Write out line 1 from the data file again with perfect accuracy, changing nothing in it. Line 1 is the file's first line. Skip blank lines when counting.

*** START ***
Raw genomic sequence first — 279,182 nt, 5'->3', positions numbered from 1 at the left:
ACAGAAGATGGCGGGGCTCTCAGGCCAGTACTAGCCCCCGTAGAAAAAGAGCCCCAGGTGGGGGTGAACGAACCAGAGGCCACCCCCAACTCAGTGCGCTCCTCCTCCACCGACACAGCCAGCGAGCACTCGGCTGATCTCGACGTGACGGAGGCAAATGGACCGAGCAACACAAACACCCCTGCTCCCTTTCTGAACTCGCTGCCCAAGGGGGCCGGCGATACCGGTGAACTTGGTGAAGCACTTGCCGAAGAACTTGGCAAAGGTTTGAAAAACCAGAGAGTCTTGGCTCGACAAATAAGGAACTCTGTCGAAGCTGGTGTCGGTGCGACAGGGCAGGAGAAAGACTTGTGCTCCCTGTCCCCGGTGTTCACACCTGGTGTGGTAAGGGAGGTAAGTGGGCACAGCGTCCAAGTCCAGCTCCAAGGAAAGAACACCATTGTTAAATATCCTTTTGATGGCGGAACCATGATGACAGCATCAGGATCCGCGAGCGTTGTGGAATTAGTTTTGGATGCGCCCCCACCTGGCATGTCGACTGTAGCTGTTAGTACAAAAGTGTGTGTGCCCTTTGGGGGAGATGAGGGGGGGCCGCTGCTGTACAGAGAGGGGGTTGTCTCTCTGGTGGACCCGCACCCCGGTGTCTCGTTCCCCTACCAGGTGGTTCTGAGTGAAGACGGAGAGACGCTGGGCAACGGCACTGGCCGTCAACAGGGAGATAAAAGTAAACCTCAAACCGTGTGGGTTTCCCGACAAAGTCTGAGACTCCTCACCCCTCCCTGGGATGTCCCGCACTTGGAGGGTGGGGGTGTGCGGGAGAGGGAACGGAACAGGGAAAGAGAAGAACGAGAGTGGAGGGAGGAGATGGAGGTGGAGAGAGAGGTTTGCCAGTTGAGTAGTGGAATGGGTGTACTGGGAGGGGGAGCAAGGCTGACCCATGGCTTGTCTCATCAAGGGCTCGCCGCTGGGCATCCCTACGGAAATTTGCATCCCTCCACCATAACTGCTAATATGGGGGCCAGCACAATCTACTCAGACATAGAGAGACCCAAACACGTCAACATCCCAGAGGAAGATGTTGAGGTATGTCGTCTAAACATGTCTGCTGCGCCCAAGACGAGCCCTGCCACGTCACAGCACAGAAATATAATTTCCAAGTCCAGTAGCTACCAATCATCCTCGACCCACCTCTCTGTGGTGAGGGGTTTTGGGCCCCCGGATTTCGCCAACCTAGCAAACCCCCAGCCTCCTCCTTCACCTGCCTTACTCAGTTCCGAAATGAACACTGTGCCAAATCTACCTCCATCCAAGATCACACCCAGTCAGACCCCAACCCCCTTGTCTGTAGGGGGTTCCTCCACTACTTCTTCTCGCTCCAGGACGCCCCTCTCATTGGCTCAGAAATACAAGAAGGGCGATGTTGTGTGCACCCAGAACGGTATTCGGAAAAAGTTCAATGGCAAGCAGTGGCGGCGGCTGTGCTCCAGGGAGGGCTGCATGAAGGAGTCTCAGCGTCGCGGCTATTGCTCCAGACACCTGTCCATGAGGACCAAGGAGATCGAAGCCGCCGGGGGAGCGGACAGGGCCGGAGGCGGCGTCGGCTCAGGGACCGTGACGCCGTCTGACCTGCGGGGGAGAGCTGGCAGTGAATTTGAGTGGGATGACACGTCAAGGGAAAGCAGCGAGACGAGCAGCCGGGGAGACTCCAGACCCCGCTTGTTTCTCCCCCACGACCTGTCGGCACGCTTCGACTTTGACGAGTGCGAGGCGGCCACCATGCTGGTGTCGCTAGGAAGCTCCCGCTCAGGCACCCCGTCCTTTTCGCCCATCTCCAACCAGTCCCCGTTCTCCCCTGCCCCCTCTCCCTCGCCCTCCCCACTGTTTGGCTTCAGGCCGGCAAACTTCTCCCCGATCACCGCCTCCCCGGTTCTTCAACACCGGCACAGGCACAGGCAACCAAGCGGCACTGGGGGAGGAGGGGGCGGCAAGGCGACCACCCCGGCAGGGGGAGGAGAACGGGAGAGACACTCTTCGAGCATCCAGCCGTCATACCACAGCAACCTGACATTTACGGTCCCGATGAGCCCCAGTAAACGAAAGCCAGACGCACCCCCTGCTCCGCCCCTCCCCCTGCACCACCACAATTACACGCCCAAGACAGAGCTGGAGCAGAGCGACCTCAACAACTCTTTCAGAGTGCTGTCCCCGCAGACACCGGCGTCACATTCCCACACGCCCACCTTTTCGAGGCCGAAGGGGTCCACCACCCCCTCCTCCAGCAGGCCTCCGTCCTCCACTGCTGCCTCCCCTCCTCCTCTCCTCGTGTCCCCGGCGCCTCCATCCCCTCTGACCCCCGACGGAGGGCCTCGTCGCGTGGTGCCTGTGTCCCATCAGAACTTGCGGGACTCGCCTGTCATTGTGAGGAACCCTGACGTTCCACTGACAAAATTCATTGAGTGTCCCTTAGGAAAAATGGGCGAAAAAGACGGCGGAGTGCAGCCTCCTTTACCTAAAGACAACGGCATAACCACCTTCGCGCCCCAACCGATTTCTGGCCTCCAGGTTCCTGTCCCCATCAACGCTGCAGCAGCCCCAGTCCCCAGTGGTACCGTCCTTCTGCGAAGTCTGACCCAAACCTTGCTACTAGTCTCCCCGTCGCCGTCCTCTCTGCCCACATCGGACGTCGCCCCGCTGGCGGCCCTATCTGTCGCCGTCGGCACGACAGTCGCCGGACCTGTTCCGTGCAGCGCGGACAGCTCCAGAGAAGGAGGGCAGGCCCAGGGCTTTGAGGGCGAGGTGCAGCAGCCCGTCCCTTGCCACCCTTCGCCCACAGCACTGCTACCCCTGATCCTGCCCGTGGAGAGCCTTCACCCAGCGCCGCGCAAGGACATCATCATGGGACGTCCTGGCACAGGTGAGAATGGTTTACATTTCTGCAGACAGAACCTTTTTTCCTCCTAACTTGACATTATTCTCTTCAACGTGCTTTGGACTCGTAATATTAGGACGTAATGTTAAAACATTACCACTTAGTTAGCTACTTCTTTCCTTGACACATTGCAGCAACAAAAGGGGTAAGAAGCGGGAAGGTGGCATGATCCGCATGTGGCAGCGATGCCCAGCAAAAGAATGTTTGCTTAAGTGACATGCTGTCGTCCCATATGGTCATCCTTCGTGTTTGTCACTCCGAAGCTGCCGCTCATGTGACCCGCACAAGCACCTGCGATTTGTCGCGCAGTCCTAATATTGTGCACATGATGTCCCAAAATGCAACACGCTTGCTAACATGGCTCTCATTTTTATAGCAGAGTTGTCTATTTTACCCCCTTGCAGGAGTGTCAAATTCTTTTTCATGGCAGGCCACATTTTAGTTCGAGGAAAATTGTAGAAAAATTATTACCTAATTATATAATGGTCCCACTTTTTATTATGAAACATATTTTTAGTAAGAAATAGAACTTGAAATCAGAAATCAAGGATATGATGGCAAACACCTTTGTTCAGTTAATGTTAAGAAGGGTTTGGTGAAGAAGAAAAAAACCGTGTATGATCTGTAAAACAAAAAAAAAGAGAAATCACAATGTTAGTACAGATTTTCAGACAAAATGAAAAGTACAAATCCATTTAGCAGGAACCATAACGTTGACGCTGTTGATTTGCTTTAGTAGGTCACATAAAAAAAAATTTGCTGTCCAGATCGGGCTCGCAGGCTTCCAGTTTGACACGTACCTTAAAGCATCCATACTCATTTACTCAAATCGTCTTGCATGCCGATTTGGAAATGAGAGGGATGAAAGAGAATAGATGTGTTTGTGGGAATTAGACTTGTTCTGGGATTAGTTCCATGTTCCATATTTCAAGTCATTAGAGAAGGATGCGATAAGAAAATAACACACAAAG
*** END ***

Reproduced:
Raw genomic sequence first — 279,182 nt, 5'->3', positions numbered from 1 at the left: